The federal Conservatives are hoping to take advantage tonight of a high-profile local candidate running in the Quebec riding of Chicoutimi-Le Fjord to take back one of two seats snatched by the Liberals in federal byelections since 2015.

While Prime Minister Justin Trudeau’s support for the region’s aluminum smelting industry amid the ongoing trade dispute with the U.S., and his tough stance with U.S. President Donald Trump, have not gone unnoticed in the byelection race, Richard Martel has local star power.

As former coach of the local major junior hockey team, the Saguenéens de Chicoutimi, Martel is well-known and well-liked in the riding.

Since announcing his intention to run for the Conservative Party, Martel has criticized the Liberal government for how it’s handled the public purse and for quickly pushing through its bill to legalize recreational marijuana.

He also has criticized the Bloc Quebecois, saying it hasn’t defended Quebecers’ interests. The former head of the Bloc Québécois, Michel Gauthier, came out in support of Martel.

His Liberal opponent is Lina Boivin, a local businesswoman who is less well-known in the area but is still hoping to retain the seat held for the Liberals by Denis Lemieux until last year, when he announced he was stepping down for family reasons.

In a meeting with riding residents last week, Boivin urged them to vote for Trudeau’s party as a way to protect workers, especially those in the aluminum, forestry and supply-managed agriculture sectors.

The seat has flipped between the Bloc Québécois, the NDP and the Liberals since 2000.

Lemieux won the riding in 2015 in a close contest with his New Democratic opponent, Dany Morin, taking the seat with 31.1 per cent of the vote to Morin’s 27.9.

Morin took the riding in the 2011 federal election when Jack Layton’s Orange Wave swept most of the seats in the province. He won Chicoutimi-Le Fjord from the Bloc Québécois’ Robert Bouchard with 39.1 per cent of the vote to Bouchard’s 28.8.

Before 2015, Chicoutimi-Le Fjord hadn’t elected a Liberal since 2000.

Prime Minister Justin Trudeau and local candidate Lina Boivin, left, visit a machine shop during a campaign stop last week in Saguenay Que. (Jacques Boissinot/Canadian Press)

The Liberals have managed to turn two Conservative ridings red since coming to office in 2015.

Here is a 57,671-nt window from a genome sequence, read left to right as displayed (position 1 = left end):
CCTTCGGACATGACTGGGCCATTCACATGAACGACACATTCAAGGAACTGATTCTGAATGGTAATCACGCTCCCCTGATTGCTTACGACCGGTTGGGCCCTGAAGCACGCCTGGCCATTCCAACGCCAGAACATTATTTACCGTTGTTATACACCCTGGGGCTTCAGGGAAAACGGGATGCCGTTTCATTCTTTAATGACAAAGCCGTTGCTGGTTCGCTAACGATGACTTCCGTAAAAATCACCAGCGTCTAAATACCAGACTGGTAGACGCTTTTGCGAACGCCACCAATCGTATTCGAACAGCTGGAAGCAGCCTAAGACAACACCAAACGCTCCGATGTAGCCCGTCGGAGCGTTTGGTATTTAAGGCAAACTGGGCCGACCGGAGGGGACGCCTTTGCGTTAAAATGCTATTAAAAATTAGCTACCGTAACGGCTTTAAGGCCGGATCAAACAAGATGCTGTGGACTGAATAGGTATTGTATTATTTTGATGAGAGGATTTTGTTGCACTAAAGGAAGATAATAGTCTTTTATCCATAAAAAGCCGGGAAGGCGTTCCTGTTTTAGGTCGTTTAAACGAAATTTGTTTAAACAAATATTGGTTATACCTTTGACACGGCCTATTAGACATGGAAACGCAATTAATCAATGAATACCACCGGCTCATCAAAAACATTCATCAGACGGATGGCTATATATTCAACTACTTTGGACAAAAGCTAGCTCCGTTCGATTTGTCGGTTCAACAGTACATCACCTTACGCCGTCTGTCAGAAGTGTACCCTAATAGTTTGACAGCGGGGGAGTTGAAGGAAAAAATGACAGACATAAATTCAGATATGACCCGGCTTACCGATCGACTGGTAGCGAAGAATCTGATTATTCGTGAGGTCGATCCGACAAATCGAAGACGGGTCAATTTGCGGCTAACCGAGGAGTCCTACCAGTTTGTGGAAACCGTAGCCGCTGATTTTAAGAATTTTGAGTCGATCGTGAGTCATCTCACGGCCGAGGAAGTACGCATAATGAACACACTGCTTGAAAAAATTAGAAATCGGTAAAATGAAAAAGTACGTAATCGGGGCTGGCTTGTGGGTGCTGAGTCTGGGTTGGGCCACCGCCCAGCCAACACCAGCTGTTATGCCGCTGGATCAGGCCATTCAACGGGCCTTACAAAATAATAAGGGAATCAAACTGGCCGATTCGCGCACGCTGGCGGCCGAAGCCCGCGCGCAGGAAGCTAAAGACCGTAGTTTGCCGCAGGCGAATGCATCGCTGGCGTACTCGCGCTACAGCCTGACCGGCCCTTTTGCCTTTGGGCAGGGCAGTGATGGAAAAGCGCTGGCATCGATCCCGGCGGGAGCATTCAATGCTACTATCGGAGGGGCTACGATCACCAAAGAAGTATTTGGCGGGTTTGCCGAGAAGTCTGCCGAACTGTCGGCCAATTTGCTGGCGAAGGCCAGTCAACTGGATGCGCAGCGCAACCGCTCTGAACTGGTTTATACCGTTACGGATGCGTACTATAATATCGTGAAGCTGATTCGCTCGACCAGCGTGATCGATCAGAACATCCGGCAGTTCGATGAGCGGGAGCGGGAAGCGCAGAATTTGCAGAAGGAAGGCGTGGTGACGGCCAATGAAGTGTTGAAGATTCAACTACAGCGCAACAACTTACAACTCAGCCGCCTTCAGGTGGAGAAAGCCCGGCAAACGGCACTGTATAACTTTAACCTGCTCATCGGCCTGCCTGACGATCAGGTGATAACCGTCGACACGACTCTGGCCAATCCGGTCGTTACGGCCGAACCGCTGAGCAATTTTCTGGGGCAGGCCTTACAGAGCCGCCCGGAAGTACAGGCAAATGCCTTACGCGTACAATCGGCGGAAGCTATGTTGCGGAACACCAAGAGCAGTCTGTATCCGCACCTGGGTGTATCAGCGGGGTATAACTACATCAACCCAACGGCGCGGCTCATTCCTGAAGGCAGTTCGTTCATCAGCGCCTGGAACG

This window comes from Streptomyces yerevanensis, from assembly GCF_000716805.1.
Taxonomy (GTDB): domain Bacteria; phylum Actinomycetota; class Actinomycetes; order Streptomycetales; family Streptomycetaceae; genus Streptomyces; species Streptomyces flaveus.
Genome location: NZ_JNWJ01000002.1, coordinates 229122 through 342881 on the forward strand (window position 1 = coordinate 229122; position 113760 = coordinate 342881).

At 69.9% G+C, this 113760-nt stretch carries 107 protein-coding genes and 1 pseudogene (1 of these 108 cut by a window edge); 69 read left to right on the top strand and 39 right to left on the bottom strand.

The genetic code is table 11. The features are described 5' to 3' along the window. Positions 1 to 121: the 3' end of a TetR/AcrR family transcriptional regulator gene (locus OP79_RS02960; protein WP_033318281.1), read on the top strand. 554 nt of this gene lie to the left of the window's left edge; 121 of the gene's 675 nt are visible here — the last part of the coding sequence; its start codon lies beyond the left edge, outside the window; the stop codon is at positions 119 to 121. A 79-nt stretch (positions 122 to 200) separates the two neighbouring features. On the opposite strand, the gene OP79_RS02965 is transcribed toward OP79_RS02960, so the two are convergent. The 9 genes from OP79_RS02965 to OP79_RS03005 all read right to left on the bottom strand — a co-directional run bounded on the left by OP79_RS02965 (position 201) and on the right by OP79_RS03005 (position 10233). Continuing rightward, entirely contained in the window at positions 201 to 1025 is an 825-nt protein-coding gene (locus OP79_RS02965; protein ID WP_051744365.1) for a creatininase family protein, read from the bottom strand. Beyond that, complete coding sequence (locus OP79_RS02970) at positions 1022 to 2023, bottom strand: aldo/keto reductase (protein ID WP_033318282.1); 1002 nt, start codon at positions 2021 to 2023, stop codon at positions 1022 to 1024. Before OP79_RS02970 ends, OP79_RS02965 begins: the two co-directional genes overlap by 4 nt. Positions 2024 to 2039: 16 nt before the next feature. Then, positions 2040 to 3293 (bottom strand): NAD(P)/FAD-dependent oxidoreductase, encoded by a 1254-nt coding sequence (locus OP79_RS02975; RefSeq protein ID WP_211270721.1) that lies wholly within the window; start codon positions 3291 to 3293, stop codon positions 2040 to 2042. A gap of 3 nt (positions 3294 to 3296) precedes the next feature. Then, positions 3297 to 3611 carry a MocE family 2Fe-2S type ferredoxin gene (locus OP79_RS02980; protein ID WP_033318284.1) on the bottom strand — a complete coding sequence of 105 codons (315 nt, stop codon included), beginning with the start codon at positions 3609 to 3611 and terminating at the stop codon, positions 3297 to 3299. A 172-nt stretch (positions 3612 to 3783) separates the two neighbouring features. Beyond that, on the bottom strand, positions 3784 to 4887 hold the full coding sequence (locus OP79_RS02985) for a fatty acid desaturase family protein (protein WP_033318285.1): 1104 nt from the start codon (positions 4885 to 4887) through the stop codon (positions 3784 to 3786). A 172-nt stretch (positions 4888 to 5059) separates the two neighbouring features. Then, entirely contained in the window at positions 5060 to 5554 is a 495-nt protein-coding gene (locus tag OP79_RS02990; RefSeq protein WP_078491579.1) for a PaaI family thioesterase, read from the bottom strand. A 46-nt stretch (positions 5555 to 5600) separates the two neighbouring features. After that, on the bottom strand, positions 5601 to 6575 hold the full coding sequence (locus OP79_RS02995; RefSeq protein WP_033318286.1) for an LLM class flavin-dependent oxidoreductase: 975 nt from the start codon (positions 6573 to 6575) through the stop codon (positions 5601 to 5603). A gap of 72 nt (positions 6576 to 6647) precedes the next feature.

The first was Lac-Saint-Jean, where Richard Hébert, a popular local candidate, won the seat formerly held by Conservative MP Denis Lebel in October.

Hébert won the riding with 38.6 per cent of the vote — an improvement on the 33.3 per cent Lebel secured when he took the riding narrowly in the 2015 federal election.

In December, the Liberals won the B.C. seat of South Surrey-White Rock away from the Conservatives when Gordie Hogg secured 47.5 per cent of the vote over Conservative rival Kerry-Lynne Findlay, who came away with 42.1 per cent of the vote.

Turning the byelection tide

This time, however, the Conservative candidate may be set to turn a Liberal seat blue for the first time since the last federal election.

A recent Segma Recherche/Le Quotidien-Radio-Canada poll suggests Martel is the favourite, with 48.5 per cent support compared to 26.7 per cent for Boivin. (The survey was conducted by telephone interviews, using randomly selected landlines and cellphones, of 402 people from June 7 to 12. That sample size suggests a margin of error of plus or minus 4.9 per cent, 19 times out of 20.)

NDP Leader Jagmeet Singh and byelection candidate Eric Dubois, left, visit a dairy farm last week in Saguenay Que. (Jacques Boissinot/Canadian Press)

The sample size in the poll was relatively small and riding-level surveys have been hit-or-miss in the past. But high-profile candidates have been known to make waves in local contests

Éric Dubois, the NDP candidate this time, is hoping NDP Leader Jagmeet Singh can give his chances a lift. In the Segma poll, which was conducted between June 7 and 11, the NDP’s share of decided voters in the riding was only 6.2 per cent.

During his campaign, Dubois vowed to be a strong voice for the region in the House of Commons. “I’ve had the chance to bring forward ideas to find solutions to the problems that affect people in the region,” he said.

Catherine Bouchard-Tremblay, candidate for the embattled Bloc Québécois, scored 8.7 per cent in the poll.



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